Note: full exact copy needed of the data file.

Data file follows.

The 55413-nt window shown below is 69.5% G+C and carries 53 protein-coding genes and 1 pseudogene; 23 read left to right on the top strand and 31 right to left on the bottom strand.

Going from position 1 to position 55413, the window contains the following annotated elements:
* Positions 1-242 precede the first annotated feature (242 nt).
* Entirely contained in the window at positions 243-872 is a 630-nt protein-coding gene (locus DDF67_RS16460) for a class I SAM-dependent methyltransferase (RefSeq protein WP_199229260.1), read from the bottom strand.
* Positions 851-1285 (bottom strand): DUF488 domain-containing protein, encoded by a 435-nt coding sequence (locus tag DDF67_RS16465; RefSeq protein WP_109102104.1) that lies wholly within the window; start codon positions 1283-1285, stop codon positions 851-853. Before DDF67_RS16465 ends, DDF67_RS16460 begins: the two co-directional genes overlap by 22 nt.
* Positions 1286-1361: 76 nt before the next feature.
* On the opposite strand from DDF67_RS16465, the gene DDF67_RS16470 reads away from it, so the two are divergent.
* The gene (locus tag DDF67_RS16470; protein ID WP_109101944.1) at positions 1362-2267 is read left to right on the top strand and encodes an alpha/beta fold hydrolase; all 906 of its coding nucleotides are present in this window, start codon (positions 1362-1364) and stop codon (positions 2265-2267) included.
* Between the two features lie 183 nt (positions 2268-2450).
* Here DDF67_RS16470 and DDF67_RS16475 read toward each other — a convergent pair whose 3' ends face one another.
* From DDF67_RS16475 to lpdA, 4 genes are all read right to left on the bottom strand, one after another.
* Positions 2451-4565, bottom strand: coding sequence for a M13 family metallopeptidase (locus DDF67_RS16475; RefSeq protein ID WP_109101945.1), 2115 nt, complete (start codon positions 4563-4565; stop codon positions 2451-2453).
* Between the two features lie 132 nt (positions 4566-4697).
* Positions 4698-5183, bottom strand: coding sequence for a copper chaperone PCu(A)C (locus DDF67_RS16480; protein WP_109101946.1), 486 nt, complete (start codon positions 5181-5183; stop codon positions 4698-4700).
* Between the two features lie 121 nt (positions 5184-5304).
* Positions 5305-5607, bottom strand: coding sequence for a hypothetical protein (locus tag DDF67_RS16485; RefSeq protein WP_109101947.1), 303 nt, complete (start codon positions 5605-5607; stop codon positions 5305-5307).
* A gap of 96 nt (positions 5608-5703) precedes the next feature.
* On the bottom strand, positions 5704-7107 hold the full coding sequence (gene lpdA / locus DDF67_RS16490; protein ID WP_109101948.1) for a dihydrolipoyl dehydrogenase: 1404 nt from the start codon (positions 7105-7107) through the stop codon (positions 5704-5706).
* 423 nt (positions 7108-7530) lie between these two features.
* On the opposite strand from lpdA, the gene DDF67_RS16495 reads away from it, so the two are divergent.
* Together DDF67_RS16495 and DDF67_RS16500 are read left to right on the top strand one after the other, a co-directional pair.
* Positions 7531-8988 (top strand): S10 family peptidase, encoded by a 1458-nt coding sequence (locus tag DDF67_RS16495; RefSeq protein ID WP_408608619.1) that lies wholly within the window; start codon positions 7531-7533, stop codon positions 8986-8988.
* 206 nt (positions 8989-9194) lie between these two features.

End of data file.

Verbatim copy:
The 55413-nt window shown below is 69.5% G+C and carries 53 protein-coding genes and 1 pseudogene; 23 read left to right on the top strand and 31 right to left on the bottom strand.

Going from position 1 to position 55413, the window contains the following annotated elements:
* Positions 1-242 precede the first annotated feature (242 nt).
* Entirely contained in the window at positions 243-872 is a 630-nt protein-coding gene (locus DDF67_RS16460) for a class I SAM-dependent methyltransferase (RefSeq protein WP_199229260.1), read from the bottom strand.
* Positions 851-1285 (bottom strand): DUF488 domain-containing protein, encoded by a 435-nt coding sequence (locus tag DDF67_RS16465; RefSeq protein WP_109102104.1) that lies wholly within the window; start codon positions 1283-1285, stop codon positions 851-853. Before DDF67_RS16465 ends, DDF67_RS16460 begins: the two co-directional genes overlap by 22 nt.
* Positions 1286-1361: 76 nt before the next feature.
* On the opposite strand from DDF67_RS16465, the gene DDF67_RS16470 reads away from it, so the two are divergent.
* The gene (locus tag DDF67_RS16470; protein ID WP_109101944.1) at positions 1362-2267 is read left to right on the top strand and encodes an alpha/beta fold hydrolase; all 906 of its coding nucleotides are present in this window, start codon (positions 1362-1364) and stop codon (positions 2265-2267) included.
* Between the two features lie 183 nt (positions 2268-2450).
* Here DDF67_RS16470 and DDF67_RS16475 read toward each other — a convergent pair whose 3' ends face one another.
* From DDF67_RS16475 to lpdA, 4 genes are all read right to left on the bottom strand, one after another.
* Positions 2451-4565, bottom strand: coding sequence for a M13 family metallopeptidase (locus DDF67_RS16475; RefSeq protein ID WP_109101945.1), 2115 nt, complete (start codon positions 4563-4565; stop codon positions 2451-2453).
* Between the two features lie 132 nt (positions 4566-4697).
* Positions 4698-5183, bottom strand: coding sequence for a copper chaperone PCu(A)C (locus DDF67_RS16480; protein WP_109101946.1), 486 nt, complete (start codon positions 5181-5183; stop codon positions 4698-4700).
* Between the two features lie 121 nt (positions 5184-5304).
* Positions 5305-5607, bottom strand: coding sequence for a hypothetical protein (locus tag DDF67_RS16485; RefSeq protein WP_109101947.1), 303 nt, complete (start codon positions 5605-5607; stop codon positions 5305-5307).
* A gap of 96 nt (positions 5608-5703) precedes the next feature.
* On the bottom strand, positions 5704-7107 hold the full coding sequence (gene lpdA / locus DDF67_RS16490; protein ID WP_109101948.1) for a dihydrolipoyl dehydrogenase: 1404 nt from the start codon (positions 7105-7107) through the stop codon (positions 5704-5706).
* 423 nt (positions 7108-7530) lie between these two features.
* On the opposite strand from lpdA, the gene DDF67_RS16495 reads away from it, so the two are divergent.
* Together DDF67_RS16495 and DDF67_RS16500 are read left to right on the top strand one after the other, a co-directional pair.
* Positions 7531-8988 (top strand): S10 family peptidase, encoded by a 1458-nt coding sequence (locus tag DDF67_RS16495; RefSeq protein ID WP_408608619.1) that lies wholly within the window; start codon positions 7531-7533, stop codon positions 8986-8988.
* 206 nt (positions 8989-9194) lie between these two features.